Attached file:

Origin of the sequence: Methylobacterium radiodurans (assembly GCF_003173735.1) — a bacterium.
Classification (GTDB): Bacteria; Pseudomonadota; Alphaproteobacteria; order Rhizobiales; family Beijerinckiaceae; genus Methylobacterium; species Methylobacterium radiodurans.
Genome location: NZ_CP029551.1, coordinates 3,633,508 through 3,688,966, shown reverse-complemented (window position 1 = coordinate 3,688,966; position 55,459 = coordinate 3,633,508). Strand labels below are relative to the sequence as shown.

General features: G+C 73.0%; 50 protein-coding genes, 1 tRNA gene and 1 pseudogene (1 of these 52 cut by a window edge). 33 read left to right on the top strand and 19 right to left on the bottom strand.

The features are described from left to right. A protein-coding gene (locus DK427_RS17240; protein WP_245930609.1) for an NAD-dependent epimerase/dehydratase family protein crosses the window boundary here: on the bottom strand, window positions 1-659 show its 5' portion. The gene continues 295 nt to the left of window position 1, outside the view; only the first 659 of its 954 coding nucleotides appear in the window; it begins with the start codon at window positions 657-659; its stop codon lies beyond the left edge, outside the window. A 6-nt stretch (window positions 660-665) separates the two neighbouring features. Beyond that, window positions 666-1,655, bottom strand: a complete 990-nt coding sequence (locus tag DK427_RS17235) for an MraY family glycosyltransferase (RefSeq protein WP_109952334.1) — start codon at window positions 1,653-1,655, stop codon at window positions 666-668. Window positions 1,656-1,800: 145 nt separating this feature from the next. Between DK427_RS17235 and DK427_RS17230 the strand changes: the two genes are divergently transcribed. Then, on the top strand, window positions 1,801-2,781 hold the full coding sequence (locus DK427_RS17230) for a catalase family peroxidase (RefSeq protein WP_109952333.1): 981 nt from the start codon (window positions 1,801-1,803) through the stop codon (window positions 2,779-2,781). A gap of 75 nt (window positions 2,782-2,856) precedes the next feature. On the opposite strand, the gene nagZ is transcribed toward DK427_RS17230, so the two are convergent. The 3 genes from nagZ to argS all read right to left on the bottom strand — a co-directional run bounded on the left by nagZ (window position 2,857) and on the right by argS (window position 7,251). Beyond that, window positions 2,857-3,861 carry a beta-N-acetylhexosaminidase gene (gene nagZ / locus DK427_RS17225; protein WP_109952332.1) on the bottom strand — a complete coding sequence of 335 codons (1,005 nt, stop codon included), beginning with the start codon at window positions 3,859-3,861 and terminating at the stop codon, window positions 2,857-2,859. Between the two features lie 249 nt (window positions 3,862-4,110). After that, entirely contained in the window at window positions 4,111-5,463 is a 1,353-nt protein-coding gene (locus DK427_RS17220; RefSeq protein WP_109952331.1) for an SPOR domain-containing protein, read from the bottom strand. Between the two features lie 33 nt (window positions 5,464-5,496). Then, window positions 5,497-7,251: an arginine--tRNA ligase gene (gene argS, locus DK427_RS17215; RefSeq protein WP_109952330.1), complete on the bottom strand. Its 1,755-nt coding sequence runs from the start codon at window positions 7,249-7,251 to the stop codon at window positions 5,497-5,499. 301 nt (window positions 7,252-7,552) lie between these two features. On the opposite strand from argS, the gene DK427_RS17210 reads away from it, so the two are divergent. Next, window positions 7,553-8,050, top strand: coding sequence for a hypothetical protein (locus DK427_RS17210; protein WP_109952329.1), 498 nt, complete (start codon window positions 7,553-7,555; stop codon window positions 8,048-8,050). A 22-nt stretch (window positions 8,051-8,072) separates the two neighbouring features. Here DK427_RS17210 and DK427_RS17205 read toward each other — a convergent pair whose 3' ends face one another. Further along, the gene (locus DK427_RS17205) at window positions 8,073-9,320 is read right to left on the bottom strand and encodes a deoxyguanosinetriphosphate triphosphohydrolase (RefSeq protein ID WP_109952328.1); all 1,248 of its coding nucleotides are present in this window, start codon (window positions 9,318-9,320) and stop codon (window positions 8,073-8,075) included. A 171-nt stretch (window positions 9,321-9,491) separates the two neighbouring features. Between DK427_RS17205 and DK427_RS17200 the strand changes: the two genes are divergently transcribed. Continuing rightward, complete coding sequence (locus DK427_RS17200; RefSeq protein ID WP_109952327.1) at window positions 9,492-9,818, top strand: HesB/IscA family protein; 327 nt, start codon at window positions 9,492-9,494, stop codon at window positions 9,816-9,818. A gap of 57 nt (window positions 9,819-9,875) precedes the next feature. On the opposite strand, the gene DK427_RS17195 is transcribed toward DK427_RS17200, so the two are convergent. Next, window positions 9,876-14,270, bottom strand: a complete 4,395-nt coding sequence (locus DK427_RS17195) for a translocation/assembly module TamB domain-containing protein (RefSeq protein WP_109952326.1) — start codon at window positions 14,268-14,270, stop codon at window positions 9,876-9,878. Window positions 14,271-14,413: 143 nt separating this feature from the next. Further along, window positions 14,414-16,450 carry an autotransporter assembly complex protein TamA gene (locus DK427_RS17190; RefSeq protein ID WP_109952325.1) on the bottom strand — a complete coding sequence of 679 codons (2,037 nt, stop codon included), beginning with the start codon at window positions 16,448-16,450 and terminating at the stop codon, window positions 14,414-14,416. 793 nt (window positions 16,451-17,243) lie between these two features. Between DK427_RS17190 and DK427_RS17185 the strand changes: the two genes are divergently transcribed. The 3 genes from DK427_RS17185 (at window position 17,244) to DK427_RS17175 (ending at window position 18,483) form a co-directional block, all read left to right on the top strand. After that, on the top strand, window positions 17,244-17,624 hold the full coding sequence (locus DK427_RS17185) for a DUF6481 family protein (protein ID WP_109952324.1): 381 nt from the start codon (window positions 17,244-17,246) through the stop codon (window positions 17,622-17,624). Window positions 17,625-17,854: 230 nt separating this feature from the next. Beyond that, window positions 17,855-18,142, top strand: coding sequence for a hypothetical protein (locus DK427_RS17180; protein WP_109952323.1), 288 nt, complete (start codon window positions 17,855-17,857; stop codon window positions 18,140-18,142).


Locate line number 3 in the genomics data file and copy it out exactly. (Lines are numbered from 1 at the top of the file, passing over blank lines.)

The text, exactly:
Genome location: NZ_CP029551.1, coordinates 3,633,508 through 3,688,966, shown reverse-complemented (window position 1 = coordinate 3,688,966; position 55,459 = coordinate 3,633,508). Strand labels below are relative to the sequence as shown.